On any given workday we see the world through the lens of our industries. But the added burdens of the pandemic—compounded by ongoing supply chain issues, unemployment and grim societal stressors—have exposed fragilities and highlighted challenges now etched into organizational consciousness.
Over the past year, companies grappling with such global trends as climate change, decarbonizing, cybersecurity, flexible working, and diversity and inclusion have expanded efforts to manage risk and build resilience. As vaccination campaigns rage on and amidst new variant threats, decision-makers continue to make sense of it all.
A recurring theme has been the dramatic uptick in the use of technologies to both bolster contactless interaction and to insulate from further supply chain disruption. Far from being meticulously planned, scalable transformations, the use of digital infrastructure and technologies have offered respite in the course of disruption.
Effective transformations are essentially about the people and involves changes to organizational dynamics and how work gets done, argue the authors of The Technology Fallacy. A good measure of insights from the past, an agile mindset and digital savvy are all requisite for digital maturity, they said.
These very sentiments were echoed when Machine Design recently asked a range of thought leaders to consider this question: COVID-19 accelerated technology adoption, but not everyone knows what they adopted. What’s next in a post-COVID world?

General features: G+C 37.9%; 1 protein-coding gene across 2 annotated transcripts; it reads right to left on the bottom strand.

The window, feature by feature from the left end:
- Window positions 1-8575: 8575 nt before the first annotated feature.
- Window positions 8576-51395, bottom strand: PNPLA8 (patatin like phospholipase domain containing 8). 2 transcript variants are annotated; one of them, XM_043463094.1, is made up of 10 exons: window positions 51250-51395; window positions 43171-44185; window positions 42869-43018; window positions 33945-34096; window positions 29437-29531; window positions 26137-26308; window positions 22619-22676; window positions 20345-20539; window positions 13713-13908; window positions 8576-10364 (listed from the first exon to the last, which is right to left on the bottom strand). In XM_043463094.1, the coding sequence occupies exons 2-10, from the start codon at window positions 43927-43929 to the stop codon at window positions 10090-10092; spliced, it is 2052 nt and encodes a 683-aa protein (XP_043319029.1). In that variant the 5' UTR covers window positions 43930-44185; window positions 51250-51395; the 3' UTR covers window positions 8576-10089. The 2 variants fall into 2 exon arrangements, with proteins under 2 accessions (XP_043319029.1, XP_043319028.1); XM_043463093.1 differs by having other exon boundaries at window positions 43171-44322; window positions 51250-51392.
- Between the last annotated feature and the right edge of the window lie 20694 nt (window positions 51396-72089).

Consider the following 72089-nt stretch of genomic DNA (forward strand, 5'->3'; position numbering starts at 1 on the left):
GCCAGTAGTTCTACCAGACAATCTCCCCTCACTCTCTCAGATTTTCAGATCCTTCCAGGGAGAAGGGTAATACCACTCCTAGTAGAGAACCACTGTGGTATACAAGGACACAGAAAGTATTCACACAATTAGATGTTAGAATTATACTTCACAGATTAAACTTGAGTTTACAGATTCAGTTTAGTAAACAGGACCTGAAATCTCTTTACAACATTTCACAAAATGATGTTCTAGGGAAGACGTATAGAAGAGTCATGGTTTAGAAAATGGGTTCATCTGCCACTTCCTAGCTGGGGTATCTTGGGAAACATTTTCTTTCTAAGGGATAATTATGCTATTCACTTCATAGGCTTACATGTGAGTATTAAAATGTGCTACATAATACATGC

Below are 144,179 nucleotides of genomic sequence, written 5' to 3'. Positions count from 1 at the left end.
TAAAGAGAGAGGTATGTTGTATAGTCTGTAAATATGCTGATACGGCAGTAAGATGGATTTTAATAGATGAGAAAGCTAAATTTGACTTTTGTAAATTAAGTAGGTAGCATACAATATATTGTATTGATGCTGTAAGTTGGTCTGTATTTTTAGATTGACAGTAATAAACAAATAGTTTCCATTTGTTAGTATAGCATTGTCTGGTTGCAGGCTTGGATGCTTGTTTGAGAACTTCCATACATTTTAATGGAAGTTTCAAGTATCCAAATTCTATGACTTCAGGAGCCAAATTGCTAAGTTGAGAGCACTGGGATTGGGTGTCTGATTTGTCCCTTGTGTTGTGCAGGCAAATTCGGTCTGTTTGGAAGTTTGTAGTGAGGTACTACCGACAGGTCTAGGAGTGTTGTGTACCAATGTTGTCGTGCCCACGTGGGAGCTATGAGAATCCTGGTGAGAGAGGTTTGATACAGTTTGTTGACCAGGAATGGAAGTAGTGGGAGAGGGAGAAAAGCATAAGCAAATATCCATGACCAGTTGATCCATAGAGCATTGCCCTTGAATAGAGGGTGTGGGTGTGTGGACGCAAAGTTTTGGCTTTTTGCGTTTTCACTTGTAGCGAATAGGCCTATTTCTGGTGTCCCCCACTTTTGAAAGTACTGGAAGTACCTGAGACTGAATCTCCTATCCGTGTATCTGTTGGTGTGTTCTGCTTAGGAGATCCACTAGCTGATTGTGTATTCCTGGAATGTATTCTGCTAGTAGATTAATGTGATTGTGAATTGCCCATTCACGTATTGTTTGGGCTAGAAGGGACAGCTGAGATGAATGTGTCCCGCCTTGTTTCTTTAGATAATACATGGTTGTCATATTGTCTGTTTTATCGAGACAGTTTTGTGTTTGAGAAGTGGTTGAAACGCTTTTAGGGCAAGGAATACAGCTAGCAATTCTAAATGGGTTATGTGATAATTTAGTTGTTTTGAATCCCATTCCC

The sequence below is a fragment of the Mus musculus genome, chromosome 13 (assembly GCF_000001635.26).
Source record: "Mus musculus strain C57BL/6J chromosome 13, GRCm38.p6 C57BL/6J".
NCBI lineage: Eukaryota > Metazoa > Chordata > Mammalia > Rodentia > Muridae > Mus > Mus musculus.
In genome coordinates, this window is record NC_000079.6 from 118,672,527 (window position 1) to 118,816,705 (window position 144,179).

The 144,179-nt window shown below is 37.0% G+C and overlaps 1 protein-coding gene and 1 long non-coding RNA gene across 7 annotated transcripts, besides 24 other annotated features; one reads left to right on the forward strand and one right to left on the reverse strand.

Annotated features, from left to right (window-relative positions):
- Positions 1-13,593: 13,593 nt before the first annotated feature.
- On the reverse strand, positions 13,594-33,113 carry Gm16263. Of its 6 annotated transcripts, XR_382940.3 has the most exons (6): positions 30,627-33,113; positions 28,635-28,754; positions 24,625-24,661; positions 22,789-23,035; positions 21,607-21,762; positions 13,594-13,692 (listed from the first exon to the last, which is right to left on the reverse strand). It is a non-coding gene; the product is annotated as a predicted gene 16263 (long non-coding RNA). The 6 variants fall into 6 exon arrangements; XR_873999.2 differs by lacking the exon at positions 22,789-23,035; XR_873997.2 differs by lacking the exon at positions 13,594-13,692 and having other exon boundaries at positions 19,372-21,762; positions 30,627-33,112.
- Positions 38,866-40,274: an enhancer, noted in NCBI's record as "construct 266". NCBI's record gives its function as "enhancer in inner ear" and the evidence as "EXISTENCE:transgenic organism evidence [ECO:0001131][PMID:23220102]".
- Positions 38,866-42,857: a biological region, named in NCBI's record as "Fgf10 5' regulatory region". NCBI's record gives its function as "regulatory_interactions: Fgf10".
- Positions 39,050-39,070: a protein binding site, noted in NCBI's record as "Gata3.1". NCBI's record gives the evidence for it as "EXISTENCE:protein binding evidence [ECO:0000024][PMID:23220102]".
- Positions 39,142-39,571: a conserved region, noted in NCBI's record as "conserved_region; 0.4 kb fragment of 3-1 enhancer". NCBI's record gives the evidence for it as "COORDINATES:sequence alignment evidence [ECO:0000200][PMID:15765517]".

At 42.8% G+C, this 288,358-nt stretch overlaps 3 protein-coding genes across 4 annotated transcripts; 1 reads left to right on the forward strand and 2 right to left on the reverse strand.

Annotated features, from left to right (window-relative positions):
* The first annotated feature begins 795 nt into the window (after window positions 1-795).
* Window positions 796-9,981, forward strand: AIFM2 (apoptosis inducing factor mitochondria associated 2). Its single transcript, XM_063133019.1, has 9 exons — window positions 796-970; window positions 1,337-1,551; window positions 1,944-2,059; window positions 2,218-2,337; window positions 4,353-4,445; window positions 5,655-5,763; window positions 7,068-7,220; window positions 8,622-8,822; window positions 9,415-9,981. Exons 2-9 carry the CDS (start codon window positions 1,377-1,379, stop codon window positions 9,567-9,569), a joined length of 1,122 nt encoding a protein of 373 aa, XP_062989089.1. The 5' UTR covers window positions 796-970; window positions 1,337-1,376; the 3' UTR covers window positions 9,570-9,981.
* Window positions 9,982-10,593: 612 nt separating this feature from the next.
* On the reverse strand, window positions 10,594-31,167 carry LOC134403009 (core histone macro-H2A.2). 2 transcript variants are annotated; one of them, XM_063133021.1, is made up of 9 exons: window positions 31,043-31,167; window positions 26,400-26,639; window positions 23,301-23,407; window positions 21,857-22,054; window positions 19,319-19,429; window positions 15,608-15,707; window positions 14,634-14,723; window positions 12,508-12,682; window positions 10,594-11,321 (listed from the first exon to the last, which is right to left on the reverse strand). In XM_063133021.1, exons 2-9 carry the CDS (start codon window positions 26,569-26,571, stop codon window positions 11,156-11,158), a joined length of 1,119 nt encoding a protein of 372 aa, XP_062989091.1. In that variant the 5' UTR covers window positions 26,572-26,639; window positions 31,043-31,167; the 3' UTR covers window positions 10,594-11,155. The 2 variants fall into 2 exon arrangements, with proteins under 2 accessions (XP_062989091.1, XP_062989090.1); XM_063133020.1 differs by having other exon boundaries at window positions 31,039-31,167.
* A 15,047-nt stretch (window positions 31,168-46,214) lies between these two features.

These important views have been examined and rolled out in several recent Machine Design articles. (See the related links at the end of this article.) Some provide fresh insights on trends that gained momentum through the pandemic, while others reflect on how the pandemic shifted their view and how they will act on what they see.
As for the thought leaders we contacted, what follows are the responses submitted by several of them.
Successful adoption of lights-out manufacturing depends on digital maturity.
Deborah Holton, president of Metrix Connect LLC, an ASME Company
The combination of skilled worker shortages, COVID-induced remote operations, and increasing capabilities of robotics and automation has accelerated the adoption of “lights out” and automated factories. Although lights out manufacturing—using automation, machine monitoring technology, sensors, robotics and software to run equipment in a third shift with little or no human intervention—is not a new concept, the pandemic has accelerated the need to maximize productivity with fewer workers and to run factories remotely.
Pivoting toward a circular economy model gives consumers more control.
Cindy Jaudon, regional president, Americas, IFS
During the COVID-19 lockdown I saw firsthand how some of our manufacturing customers were quick to adapt, were able to take on the challenge of adopting new technologies and understood the need to manage change.
This will require new servitization offerings, selling product outcomes and support rather than a one-off sale, to reduce, re-use and recycle in the manufacturing process. This is where advancements in disruptive technologies such as artificial intelligence (AI), digital platforms and cloud-based enterprise solutions can help. These technologies will help enhance product flow, increase resource traceability and incorporate new processes such as reverse logistics to lengthen product lifecycles and improve waste management control.